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Seven hundred leagues, and threescore days

Since the last shore they left;
How sad becomes each mariner's gaze,

Of hope and joy bereft!
How dwelleth now in the heart of each
Madness that cannot be told by speech!

“I have left behind me a gentle child,-

I have angered an aged mother,
And I from my home, in passion wild,

Have lured an only brother!”— “ Their curse be on him-yon dreamer dark,”— Thus thought the crew of the wandering bark.

IX. .
The sun went down on hearts more sad

Than twice in one life may be,
And when he arose he found them glad,

Though still they were on the sea;-
O human spirit!--glad look and word
Were all for the sake of a singing bird !

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It sat all day on the mast and sails,

An omen right good to view,
For it told of land, and of dark green vales,

And it told the mariners true.
A prophet's promise—an angel's word —
They were all in the note of that singing bird !



Look on the abyss by time and ruin rent;
Look, and recoil not: steady be the brain,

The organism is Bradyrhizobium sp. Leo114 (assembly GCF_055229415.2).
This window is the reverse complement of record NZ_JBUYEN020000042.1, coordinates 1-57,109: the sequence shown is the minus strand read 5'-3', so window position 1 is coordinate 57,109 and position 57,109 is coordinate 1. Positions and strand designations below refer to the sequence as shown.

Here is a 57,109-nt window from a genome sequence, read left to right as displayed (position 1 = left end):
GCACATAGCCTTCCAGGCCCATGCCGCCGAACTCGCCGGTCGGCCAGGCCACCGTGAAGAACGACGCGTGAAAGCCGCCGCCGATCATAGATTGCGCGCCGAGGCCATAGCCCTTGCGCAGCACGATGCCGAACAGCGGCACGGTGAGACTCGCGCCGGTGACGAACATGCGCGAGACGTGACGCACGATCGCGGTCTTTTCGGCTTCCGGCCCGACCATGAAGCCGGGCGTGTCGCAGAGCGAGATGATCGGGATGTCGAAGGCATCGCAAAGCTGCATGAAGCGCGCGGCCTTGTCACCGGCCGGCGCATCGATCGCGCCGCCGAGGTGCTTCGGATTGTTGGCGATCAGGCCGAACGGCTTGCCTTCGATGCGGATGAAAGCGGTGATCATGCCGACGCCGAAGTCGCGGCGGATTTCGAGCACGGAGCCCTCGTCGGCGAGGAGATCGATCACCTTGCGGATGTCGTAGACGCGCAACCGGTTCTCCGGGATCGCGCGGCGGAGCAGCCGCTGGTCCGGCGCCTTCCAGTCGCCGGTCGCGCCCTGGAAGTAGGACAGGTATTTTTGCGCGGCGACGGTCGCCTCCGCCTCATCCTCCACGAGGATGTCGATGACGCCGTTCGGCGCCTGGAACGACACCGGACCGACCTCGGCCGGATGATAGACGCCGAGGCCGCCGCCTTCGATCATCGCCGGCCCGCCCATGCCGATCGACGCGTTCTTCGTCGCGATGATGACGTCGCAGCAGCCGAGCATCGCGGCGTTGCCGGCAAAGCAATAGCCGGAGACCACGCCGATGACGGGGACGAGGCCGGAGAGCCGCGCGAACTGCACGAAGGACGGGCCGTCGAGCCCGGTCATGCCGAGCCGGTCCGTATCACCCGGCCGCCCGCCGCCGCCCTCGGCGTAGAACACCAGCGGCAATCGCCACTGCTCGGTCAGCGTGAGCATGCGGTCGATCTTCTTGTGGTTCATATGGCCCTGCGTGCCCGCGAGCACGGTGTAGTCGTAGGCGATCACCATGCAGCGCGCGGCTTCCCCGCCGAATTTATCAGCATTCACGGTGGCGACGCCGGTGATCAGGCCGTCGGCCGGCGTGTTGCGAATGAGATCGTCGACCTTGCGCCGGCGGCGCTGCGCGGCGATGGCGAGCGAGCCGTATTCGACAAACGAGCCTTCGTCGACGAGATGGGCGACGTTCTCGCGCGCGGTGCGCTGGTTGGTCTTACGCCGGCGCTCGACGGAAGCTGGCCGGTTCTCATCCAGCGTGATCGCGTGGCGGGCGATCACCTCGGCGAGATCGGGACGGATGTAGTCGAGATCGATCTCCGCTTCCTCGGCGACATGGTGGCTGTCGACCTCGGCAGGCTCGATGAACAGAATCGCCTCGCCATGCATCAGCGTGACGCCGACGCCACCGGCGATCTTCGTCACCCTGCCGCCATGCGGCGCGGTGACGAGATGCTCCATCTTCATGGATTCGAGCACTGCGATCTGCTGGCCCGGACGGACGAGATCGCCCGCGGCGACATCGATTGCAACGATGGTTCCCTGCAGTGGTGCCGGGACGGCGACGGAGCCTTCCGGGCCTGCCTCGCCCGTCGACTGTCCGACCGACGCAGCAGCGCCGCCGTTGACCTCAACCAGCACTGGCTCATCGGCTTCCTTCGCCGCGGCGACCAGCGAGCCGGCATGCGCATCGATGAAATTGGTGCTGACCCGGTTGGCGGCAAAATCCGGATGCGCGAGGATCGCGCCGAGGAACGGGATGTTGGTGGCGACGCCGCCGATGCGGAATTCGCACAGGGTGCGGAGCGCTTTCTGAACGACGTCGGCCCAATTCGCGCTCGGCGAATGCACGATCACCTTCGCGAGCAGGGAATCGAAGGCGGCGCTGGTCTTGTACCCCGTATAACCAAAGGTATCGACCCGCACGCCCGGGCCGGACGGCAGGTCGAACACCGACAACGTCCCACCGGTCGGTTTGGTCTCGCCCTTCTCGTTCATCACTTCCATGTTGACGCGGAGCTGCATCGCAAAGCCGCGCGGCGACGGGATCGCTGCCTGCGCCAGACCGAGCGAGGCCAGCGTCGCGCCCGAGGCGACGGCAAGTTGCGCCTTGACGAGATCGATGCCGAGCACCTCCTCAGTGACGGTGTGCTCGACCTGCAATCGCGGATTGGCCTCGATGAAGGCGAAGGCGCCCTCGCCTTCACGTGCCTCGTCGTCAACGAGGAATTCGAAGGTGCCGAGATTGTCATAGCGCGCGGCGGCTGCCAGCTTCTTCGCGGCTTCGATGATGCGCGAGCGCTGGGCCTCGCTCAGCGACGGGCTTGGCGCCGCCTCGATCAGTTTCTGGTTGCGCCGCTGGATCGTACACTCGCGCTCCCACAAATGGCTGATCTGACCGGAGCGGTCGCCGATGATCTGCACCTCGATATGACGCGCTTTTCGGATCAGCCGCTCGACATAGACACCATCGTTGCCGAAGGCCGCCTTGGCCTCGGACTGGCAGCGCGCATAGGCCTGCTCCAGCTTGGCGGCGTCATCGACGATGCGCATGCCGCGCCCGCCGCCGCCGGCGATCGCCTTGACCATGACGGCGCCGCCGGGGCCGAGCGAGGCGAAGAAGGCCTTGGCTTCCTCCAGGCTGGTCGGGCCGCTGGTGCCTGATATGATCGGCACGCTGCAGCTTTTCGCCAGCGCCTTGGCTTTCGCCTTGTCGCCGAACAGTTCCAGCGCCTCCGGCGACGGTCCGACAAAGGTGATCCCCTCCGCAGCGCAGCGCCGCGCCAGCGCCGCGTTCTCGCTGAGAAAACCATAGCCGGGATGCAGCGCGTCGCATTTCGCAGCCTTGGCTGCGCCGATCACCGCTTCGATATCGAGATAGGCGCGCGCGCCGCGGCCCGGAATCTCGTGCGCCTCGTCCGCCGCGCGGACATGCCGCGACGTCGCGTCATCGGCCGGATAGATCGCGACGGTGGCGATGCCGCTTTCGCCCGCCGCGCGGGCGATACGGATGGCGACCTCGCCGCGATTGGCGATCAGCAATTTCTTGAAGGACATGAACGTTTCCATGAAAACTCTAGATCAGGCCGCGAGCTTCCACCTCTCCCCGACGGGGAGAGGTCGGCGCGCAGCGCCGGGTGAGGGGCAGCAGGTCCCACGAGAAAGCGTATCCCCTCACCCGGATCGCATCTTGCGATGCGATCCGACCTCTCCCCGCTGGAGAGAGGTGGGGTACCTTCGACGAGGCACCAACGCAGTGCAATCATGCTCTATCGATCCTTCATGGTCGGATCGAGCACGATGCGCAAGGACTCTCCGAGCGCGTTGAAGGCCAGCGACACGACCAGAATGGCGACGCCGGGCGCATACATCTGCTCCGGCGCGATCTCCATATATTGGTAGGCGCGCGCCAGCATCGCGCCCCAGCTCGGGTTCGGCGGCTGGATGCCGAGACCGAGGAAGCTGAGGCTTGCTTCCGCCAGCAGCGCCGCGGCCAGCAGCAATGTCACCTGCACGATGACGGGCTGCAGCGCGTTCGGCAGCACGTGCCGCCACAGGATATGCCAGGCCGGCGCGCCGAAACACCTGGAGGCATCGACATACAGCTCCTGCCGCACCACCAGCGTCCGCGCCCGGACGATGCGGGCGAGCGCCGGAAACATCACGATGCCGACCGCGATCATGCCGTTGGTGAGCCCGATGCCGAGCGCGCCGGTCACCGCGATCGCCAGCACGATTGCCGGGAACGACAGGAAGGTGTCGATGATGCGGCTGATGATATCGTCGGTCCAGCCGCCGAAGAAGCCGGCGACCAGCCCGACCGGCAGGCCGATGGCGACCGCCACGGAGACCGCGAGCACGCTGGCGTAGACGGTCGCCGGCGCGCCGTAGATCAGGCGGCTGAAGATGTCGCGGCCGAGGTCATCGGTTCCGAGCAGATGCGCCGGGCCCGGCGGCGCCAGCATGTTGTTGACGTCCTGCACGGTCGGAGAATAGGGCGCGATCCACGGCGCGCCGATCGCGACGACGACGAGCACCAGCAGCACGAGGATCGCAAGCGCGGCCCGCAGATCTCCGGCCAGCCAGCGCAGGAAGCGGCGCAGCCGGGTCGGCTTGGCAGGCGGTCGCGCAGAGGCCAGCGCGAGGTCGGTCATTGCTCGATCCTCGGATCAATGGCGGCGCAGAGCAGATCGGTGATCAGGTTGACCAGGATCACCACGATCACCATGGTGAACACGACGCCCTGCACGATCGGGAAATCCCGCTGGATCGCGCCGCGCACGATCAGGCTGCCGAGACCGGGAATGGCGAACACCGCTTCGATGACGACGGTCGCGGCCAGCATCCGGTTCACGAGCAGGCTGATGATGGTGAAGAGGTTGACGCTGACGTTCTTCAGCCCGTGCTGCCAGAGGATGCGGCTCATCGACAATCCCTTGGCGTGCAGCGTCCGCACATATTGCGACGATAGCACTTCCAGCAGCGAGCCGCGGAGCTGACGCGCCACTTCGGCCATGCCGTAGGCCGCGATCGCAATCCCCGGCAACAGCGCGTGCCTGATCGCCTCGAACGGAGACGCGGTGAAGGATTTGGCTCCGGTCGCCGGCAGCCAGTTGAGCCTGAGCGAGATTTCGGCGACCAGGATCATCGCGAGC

Firm be the gripe and footstep of descent,
Precipitous, in peril to the chain
Of cliffs, where the rude plank and railing throw
Their frailness o'er the chasm, while foams amain
In eddying gulfs the torrent far below,
Black with the shadow of death! Gaze not on high
To scan the' impending height of mountain brow,
Lost in the cloud and storm ; nor let thine eye
Too-daring, meditate the downward gloom
Where horror and despair in ambush lie;
Lest fiends of frenzy hurl thee to thy doom,
And the wild rocks and waters be thy tomb.


If she be not fair to me,
What care ( how fair she be.


WHEREFORE, Fanny, look so lovely,

In your anger, in your glee ?— Laughing, weeping, fair, capricious ! If you will look so delicious,

Prłythee, look at me!

Wherefore, Fanny, sing so sweetly?

Like the bird upon the tree,
Hearts in dozens round you bringing ?
Syren ! if you must be singing,

Pr’ythee, sing to me!


Wherefore, Fanny, dance so lightly,

Like the wave upon the sea ? Motion every charm enhancing,Fanny ! if you will be dancing,

Pr’ythee, dance with me!


Wherefore smile so like an angel,

Angel-like although you be ?Head and heart at once beguiling, Dearest! if you will be smiling,

Pr’ythee, smile on me!

V. Wherefore flirt, and aim your arrows

At each harmless fop you see? Coxcombs, hardly worth the hurting, Tyrant ! if you must be flirting,

Pr’ythee, flirt with me!

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